ORCHARD PARK, N.Y. — Against the Bills on Monday night, Patriots rookie quarterback Mac Jones attempted just three passes — the fewest in a game in franchise history and the fewest by a winning team since 1974.
After New England’s 14-10 victory, a Buffalo reporter shared this factoid with Bills safeties Micah Hyde and Jordan Poyer, and asked if the two were embarrassed by the fact that it’s been more than 40 years since a team has won in the manner that the Patriots did.
Poyer gestured in disbelief.
“I mean, what kind of question is that?” he responded.
When the reporter held his ground, waiting for an answer, Poyer scoffed and lowered his head into his hands. He rolled his eyes, shook his head, and sighed before delivering an answer.
“I think we gave up seven points?” he said. “Fourteen?”
When Hyde confirmed it was 14, Poyer reluctantly continued.
“We made stops when we had to,” he said, his voice filled with exasperation. “They had one big run. I mean, they got good backs. They kept coming back to a couple of runs. I mean, I don’t know how you want us to answer that question.”
As the pair left the press conference, Hyde had one more thing to say to the reporter.
“It’s all about respect, man,” he said on his way out. “I come here every single week, and I answer your questions truthfully and honestly. I appreciate you guys. Don’t do that.”
The Bills certainly aren’t hiding their frustrations.
With the AFC East and the top seed in the conference both in play, Buffalo couldn’t secure a much-needed win on its home field. After starting the season 4-1, the Bills are now 7-5 and in seventh place — the last wild-card spot.
“I think, frankly, we’re [ticked] off because we want to be great,” said quarterback Josh Allen, who completed 15 of his 30 pass attempts for a season-low 145 yards and a touchdown.
“We’re [ticked] off for greatness. We expect so much out of ourselves. When we don’t play the way we know how we can play, it could be angering at times. But with the makeup of the guys that we got, I’ve got no doubt in our ability,”
Battling strong wind gusts close to 50 m.p.h. and chilly temperatures, the Patriots managed to grind out their seventh straight victory thanks to 46 carries for a season-high 222 rushing yards and a touchdown. They ran on 93.8 percent of their offensive plays.
Sean McDermott, in his fifth year as Buffalo’s head coach, was in no mood to tip his cap to Bill Belichick for his successful game plan.
“Let’s not give more credit than we need to give credit to Bill Belichick in this one,” McDermott said. “You sit here and you tell me when we start with an average starting field position of the 40-yard line and he starts with the 23-yard line — I’m rounding up in both cases — and we were 1 for 4 in the red zone and they were 0 for 1 in the red zone?
“You give me that ahead of time? I’d say I like my chances. I like my chances.”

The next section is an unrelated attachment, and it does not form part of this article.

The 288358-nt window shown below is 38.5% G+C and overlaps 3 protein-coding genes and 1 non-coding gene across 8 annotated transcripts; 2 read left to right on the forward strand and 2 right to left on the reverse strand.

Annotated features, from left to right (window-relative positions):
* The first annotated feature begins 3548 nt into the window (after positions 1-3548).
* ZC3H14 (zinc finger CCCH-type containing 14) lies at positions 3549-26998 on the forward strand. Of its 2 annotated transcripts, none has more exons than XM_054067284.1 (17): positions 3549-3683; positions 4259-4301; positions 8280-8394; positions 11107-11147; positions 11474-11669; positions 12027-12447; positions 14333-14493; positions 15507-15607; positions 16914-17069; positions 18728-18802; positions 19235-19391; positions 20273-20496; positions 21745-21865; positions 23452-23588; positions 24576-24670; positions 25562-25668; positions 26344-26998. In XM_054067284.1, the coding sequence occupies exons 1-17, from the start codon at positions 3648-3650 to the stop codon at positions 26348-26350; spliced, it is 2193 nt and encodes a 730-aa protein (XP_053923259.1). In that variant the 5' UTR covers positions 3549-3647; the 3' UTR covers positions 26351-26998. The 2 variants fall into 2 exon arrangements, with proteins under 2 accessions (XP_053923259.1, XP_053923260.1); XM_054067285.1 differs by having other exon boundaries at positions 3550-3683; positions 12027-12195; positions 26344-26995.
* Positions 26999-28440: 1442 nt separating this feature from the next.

Buffalo’s postgame message was clear: The Bills thought they should have won this game. They definitely had their chances.
In the first quarter, after the wind affected Jake Bailey’s punt, the Bills started at New England’s 40-yard line. They converted for a new set of downs at the 29, but then running back Matt Breida fumbled. The turnover resulted in New England’s lone touchdown, a 64-yard run by Damien Harris.
In the third quarter, the Bills strung together an eight-play, 46-yard drive to New England’s 17-yard line before settling for a field goal.
Their two fourth-quarter drives both reached the red zone, even when playing against the wind. But the first ended with a missed field goal from the 15-yard line and the second resulted in a turnover on downs, effectively ending the game.
McDermott attributed the loss to his team’s inability to capitalize in those moments.
“I don’t think — with all due respect, it’s not a Bill Belichick-type thing,” McDermott said. “It’s, what are you doing with the opportunities you got? What are you doing with the opportunities you got? We turned the ball over on the plus-30-something yard line. Sloppy football.”
Buffalo’s pass catchers also dropped a couple of impressive throws, including a 44-yard heave intended for Stefon Diggs, who beat cornerback Joejuan Williams to the end zone, as well as multiple third-down attempts intended for tight end Dawson Knox.
“I think if you ask everyone on this team, there’s plenty that they could have done to come out with a win, which we didn’t do,” said center Mitch Morse.
While the Bills can avoid praising as much as they would like, Belichick and the Patriots, particularly the offensive line, deserve credit for executing their game plan.
Nine of Buffalo’s tackles went for a loss, but the Patriots remained committed to the run game and, at one point, rushed 32 straight times.
“We played kind of the way we felt like we needed to play to win,” Belichick said. “In the end, we scored enough points.”
With the win, New England’s chances of winning the division jumped to 74 percent, according to FiveThirtyEight, and its chances of securing the No. 1 seed rose to 44 percent.
But Buffalo, despite its recent struggles, can still make a run at the AFC East crown. If the Bills win their next three games — at Tampa Bay, vs. Carolina, and at New England — then their chances of winning the division balloon to 93 percent.
For now, though, it sounds as though this loss stings.
“This can be one that can rip us apart or bring us together,” Allen said. “Everything’s in front of us. We kind of get to control our own destiny. We got to find a way to start winning games here.”
More Patriots-Bills stories
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- Extent of injuries to Damien Harris, Adrian Phillips unclear after Patriots’ win over Bills
- What Bill Belichick said about his unorothodox game plan after Patriots’ win over Bills
- How the Patriots’ gritty win over the Bills unfolded